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Niche Topics (Food and Drinks) offers a large collection of delicious food and drink
recipes to help you decide what to cook, whether it’s a family dinner, lunchbox for
the kids, or entertaining friends at home. Each recipe promises a completely different
taste experience, and all are really easy-to-make.
Try the best pandan chiffon cake recipe for a moist, light and fluffy "melt-in-your-mouth"
texture. Include troubleshooting tips.
Homemade Lotus Paste
While store-bought lotus seed paste saves time and hassle, it can sometimes be so
tooth-achingly sweet that it overshadows the rest of the ingredients. Making your
own lotus paste from scratch allows you to adjust the amount of sugar according to
your taste and usage.
This simple-to-make low sugar lotus paste recipe boast subtly sweet and silky smooth
texture. And, you can also make your homemade white lotus seed paste come alive with
a wide array of dazzling additions – pandan juice, green tea powder, mocha, chocolate
and even lavender.
If you want the paste to be "somewhat" healthy and less sweet, further reduce sugar
amount according to your desired taste or substitute with artificial sweeteners such
as SPLENDA® Brand Sweetener.
Aside from moon cakes, you can use this lotus paste recipe as fillings for buns,
breads, dim sum, and many other Asian pastries.
Before we start, let me talk about alkaline water and maltose, just in case you aren't
familiar with them.
Alkaline water, also known as lye water or Kan Sui in Cantonese, is an ingredient
used in Asian cooking for making traditional cakes and cooking noodles. It's colorless
and usually added as part of the recipe in very small amounts to help break down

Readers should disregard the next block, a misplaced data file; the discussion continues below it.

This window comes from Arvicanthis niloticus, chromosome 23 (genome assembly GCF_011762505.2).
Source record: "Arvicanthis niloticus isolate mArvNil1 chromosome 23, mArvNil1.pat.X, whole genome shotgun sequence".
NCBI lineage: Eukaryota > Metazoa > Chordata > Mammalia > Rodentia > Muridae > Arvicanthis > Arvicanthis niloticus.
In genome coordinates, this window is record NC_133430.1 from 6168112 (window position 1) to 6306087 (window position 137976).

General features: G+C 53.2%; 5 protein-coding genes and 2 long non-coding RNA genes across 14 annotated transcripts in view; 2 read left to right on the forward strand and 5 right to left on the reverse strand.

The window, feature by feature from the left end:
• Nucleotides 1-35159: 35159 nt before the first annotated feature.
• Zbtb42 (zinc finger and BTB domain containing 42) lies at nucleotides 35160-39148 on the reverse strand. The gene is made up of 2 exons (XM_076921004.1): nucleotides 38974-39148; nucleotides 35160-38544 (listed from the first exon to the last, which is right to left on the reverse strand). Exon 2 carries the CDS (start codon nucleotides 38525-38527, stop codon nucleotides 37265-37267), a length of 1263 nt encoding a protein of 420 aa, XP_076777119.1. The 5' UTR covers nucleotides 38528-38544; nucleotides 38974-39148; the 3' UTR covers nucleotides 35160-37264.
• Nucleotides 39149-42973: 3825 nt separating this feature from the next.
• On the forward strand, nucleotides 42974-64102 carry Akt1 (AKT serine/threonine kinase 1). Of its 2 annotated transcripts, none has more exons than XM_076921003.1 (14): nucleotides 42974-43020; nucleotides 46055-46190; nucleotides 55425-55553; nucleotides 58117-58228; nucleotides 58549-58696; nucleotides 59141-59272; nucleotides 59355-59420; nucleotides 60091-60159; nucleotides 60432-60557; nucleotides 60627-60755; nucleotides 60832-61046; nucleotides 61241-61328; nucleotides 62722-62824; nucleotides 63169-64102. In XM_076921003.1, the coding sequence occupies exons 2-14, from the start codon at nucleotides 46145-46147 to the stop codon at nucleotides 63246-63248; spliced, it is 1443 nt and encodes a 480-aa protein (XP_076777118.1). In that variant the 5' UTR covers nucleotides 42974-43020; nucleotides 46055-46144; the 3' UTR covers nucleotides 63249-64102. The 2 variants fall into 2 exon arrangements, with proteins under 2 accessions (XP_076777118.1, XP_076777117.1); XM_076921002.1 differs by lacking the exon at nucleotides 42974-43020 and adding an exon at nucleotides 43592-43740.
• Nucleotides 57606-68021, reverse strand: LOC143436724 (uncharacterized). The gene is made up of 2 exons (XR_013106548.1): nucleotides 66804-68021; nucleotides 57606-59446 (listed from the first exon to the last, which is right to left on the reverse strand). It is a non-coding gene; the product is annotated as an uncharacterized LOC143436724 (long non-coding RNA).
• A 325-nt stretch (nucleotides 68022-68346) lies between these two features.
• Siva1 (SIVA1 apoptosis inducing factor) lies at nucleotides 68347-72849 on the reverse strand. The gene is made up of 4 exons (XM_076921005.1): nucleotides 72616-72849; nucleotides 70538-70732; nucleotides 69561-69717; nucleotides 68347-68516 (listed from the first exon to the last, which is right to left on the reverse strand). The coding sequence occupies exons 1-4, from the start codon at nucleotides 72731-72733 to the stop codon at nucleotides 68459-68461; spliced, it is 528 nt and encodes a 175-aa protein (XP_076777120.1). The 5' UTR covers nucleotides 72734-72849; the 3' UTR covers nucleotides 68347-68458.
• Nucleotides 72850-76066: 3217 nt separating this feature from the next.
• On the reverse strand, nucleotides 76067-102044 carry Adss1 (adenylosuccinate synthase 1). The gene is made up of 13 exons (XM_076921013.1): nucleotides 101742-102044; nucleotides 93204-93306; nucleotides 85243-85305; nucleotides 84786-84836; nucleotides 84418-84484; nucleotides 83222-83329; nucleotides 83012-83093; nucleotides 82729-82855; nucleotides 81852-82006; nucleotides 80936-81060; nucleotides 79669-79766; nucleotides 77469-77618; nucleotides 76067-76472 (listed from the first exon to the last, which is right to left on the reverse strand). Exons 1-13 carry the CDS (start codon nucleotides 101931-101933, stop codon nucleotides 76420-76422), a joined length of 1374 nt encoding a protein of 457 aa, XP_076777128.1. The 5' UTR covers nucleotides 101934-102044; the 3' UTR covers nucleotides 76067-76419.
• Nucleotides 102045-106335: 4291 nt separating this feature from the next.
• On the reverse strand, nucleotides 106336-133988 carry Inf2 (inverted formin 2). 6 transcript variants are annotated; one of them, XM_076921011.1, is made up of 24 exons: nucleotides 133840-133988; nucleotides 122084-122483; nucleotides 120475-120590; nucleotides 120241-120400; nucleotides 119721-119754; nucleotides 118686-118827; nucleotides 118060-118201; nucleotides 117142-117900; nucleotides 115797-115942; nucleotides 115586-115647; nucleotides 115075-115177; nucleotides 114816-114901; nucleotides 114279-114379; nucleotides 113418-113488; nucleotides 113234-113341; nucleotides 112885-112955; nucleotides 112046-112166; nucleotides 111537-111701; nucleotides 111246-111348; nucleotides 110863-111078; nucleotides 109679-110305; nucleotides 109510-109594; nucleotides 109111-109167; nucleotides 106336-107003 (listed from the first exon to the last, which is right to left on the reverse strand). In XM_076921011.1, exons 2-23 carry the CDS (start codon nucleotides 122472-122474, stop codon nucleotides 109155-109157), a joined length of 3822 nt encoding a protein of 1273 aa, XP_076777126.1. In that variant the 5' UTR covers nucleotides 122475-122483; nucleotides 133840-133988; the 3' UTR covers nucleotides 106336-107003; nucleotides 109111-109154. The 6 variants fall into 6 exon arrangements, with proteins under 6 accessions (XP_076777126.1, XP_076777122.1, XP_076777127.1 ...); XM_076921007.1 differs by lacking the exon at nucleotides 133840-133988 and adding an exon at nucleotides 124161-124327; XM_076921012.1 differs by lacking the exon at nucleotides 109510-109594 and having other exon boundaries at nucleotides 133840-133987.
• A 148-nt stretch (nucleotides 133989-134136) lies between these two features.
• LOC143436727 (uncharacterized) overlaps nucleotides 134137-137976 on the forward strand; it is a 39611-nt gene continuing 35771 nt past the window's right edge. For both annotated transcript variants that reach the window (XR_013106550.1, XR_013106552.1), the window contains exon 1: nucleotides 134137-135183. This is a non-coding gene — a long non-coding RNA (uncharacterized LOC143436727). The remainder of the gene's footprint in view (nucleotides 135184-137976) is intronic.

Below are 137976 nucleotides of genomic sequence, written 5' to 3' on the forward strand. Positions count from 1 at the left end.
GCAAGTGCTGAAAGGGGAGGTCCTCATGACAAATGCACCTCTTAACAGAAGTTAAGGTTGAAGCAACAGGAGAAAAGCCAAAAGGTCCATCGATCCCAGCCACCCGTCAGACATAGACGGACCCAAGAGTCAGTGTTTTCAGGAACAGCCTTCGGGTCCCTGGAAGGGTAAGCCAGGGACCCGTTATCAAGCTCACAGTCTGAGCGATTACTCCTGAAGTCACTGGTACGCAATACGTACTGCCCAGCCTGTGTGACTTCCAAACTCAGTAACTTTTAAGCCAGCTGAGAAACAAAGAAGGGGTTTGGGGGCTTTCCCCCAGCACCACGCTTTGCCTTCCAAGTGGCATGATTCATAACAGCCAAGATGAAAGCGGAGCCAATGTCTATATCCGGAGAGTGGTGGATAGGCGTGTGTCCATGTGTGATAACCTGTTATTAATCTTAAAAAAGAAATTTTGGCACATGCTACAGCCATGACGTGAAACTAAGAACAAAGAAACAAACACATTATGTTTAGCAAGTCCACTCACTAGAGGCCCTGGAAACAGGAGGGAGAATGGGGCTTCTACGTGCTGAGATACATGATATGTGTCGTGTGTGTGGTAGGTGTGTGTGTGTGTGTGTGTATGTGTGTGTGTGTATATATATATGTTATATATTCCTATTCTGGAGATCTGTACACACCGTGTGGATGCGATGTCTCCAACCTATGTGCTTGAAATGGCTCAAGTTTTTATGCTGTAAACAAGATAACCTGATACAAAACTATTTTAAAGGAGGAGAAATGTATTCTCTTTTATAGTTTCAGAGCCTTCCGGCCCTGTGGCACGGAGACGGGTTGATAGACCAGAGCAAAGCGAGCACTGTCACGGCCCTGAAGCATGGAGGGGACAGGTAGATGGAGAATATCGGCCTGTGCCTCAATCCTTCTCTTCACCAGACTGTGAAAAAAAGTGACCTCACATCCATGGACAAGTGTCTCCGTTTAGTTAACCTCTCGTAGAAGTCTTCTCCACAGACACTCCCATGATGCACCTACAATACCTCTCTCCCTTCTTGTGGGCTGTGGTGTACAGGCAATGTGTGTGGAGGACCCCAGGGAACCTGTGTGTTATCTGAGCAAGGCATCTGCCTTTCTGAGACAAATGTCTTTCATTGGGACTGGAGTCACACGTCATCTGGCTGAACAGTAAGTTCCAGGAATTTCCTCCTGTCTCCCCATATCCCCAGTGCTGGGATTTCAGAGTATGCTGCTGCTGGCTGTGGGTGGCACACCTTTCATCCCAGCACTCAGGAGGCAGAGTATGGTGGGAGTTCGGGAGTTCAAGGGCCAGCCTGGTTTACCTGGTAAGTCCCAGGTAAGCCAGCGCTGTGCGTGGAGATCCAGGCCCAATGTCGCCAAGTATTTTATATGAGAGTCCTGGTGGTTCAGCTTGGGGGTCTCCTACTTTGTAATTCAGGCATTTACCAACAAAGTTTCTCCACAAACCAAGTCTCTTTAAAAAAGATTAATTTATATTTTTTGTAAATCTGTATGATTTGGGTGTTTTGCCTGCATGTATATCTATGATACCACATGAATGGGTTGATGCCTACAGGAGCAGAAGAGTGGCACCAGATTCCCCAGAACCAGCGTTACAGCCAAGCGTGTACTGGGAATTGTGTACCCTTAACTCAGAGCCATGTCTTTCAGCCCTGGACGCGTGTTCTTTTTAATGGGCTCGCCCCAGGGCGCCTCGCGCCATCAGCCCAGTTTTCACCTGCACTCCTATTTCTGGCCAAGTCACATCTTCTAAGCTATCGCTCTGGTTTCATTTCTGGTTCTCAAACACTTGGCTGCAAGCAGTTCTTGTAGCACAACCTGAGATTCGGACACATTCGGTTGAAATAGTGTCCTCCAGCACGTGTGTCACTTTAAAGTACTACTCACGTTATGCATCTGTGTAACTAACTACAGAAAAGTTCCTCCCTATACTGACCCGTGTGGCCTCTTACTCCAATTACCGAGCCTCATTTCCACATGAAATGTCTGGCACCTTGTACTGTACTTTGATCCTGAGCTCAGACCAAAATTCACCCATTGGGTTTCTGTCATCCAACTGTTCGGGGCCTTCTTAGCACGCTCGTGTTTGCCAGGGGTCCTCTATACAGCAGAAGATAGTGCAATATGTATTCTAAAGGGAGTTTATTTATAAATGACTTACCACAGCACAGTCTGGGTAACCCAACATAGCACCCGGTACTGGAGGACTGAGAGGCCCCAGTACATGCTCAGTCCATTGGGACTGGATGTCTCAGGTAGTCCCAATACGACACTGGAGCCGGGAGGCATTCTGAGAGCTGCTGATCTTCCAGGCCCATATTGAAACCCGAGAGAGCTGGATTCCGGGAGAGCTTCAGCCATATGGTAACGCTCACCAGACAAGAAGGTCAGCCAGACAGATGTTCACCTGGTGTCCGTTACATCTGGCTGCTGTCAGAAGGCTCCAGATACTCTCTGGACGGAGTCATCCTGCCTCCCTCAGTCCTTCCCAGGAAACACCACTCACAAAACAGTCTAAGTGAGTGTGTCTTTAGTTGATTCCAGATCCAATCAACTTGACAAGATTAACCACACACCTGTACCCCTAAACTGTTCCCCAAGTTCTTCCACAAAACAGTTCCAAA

the gluten. Lye water cost very little and is available in most Asian grocery stores.
If you can't get hold of alkaline water, don't bother to find a substitute and forget
about making it with a pinch of baking soda diluted with water – you can simply leave
Also called malt sugar, maltose is commonly used in a variety of Chinese sweets (confectionery
products). This thick, sticky malt syrup can be found in the same supermarket aisle
where you find your baking ingredients. And, don't even think of using honey in place
of maltose. It just doesn't taste right.
You might have also heard something about steaming instead of boiling the lotus seeds
will retain more flavor, but I disagree. The cooking water will be used along with
cooked lotus seeds when you blend, and this makes your homemade lotus paste really
smooth. Steaming will not give great results – the lotus paste tends to be dry and
If you are not going to use your homemade lotus seed paste right away, store it in
an air-tight food container and then brush some vegetable oil (peanut oil or corn
oil is good) over to prevent it from turning moldy. It keeps well at room temperature
for 1-2 days. Any longer than that, you have to store it in the refrigerator.
Homemade Lotus Seed Paste Recipe
(Makes 16, about 110g each)
600 grams lotus seeds with skin
½ tablespoon alkaline water (about 7 grams)
4 cups water
500 grams white sugar
2½ cups peanut oil (groundnut oil)
1 tablespoon maltose (about 15 grams)
How to make lotus seed paste
1. Wash lotus seeds thoroughly. Add to a deep saucepan or pot, and fill up with enough
water to cover. Heat and bring it to a boil.
2. When it begins to boil, add alkaline water and let boil for another 5 minutes.
Remove from heat and drain.
3. Add cold water and rub off the lotus seed skins. Also, remove the bitter green
centers if any.
Note: skip steps 1, 2 and 3 if using lotus seeds without skin.
4. Using the same saucepan, pour in water and cleaned lotus seeds. Boil until lotus
seeds are soft and tender, and cooked through.
5. Blend the lotus seeds (and cooking water) in an electric blender until very smooth.
6. Heat up a wok or a non-stick frying pan, melt half the sugar amount until it turns
7. Add lotus paste and cook until it thickens, stirring constantly.
8. Then add remaining sugar and oil, a little at a time. Cook until thick and then
stir in maltose. Mix well and continue to stir until lotus paste leaves the sides
of your wok.
9. To test for doneness, use a knife to slice a lump of cooled lotus seed paste.
If it comes out clean, the paste is of the right consistency.
By Justina Lee
I usually buy ready-made lotus paste from bakery shops to use as fillings for Chinese
pastries, but they're often way too sweet for my liking. Can you give me a really
smooth homemade lotus seed paste recipe which I can make easily and use it for mooncakes.
A low sugar version would be great! – Felicia, Malaysia.